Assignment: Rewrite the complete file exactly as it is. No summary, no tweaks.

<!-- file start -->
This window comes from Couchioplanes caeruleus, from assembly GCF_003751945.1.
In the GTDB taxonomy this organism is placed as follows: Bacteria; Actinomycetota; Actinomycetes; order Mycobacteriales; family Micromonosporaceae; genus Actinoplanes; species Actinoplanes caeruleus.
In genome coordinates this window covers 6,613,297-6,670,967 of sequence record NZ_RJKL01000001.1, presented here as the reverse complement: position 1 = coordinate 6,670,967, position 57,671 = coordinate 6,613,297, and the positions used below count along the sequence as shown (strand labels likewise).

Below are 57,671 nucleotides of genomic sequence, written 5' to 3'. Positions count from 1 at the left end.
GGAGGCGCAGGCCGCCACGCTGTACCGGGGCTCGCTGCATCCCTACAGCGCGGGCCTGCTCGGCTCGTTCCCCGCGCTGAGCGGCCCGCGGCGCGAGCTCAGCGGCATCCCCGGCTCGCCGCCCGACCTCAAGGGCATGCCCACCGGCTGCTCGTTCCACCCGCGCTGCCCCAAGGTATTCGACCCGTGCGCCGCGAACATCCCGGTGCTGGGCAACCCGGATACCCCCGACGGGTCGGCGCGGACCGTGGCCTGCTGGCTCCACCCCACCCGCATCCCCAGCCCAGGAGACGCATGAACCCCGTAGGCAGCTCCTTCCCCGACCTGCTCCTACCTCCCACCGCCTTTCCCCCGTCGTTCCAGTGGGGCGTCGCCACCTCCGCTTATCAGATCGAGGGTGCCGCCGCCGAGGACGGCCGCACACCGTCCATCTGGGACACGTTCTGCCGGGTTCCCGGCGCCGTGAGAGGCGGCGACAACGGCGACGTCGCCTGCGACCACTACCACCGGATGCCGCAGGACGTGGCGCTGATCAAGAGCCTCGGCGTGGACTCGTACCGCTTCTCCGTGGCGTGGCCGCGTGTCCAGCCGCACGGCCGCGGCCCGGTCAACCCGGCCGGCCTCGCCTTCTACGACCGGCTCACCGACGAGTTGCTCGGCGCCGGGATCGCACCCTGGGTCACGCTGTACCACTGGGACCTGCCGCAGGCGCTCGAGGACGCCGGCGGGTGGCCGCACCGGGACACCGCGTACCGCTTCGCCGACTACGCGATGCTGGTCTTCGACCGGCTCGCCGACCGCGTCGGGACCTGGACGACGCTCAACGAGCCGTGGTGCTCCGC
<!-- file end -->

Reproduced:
This window comes from Couchioplanes caeruleus, from assembly GCF_003751945.1.
In the GTDB taxonomy this organism is placed as follows: Bacteria; Actinomycetota; Actinomycetes; order Mycobacteriales; family Micromonosporaceae; genus Actinoplanes; species Actinoplanes caeruleus.
In genome coordinates this window covers 6,613,297-6,670,967 of sequence record NZ_RJKL01000001.1, presented here as the reverse complement: position 1 = coordinate 6,670,967, position 57,671 = coordinate 6,613,297, and the positions used below count along the sequence as shown (strand labels likewise).

Below are 57,671 nucleotides of genomic sequence, written 5' to 3'. Positions count from 1 at the left end.
GGAGGCGCAGGCCGCCACGCTGTACCGGGGCTCGCTGCATCCCTACAGCGCGGGCCTGCTCGGCTCGTTCCCCGCGCTGAGCGGCCCGCGGCGCGAGCTCAGCGGCATCCCCGGCTCGCCGCCCGACCTCAAGGGCATGCCCACCGGCTGCTCGTTCCACCCGCGCTGCCCCAAGGTATTCGACCCGTGCGCCGCGAACATCCCGGTGCTGGGCAACCCGGATACCCCCGACGGGTCGGCGCGGACCGTGGCCTGCTGGCTCCACCCCACCCGCATCCCCAGCCCAGGAGACGCATGAACCCCGTAGGCAGCTCCTTCCCCGACCTGCTCCTACCTCCCACCGCCTTTCCCCCGTCGTTCCAGTGGGGCGTCGCCACCTCCGCTTATCAGATCGAGGGTGCCGCCGCCGAGGACGGCCGCACACCGTCCATCTGGGACACGTTCTGCCGGGTTCCCGGCGCCGTGAGAGGCGGCGACAACGGCGACGTCGCCTGCGACCACTACCACCGGATGCCGCAGGACGTGGCGCTGATCAAGAGCCTCGGCGTGGACTCGTACCGCTTCTCCGTGGCGTGGCCGCGTGTCCAGCCGCACGGCCGCGGCCCGGTCAACCCGGCCGGCCTCGCCTTCTACGACCGGCTCACCGACGAGTTGCTCGGCGCCGGGATCGCACCCTGGGTCACGCTGTACCACTGGGACCTGCCGCAGGCGCTCGAGGACGCCGGCGGGTGGCCGCACCGGGACACCGCGTACCGCTTCGCCGACTACGCGATGCTGGTCTTCGACCGGCTCGCCGACCGCGTCGGGACCTGGACGACGCTCAACGAGCCGTGGTGCTCCGC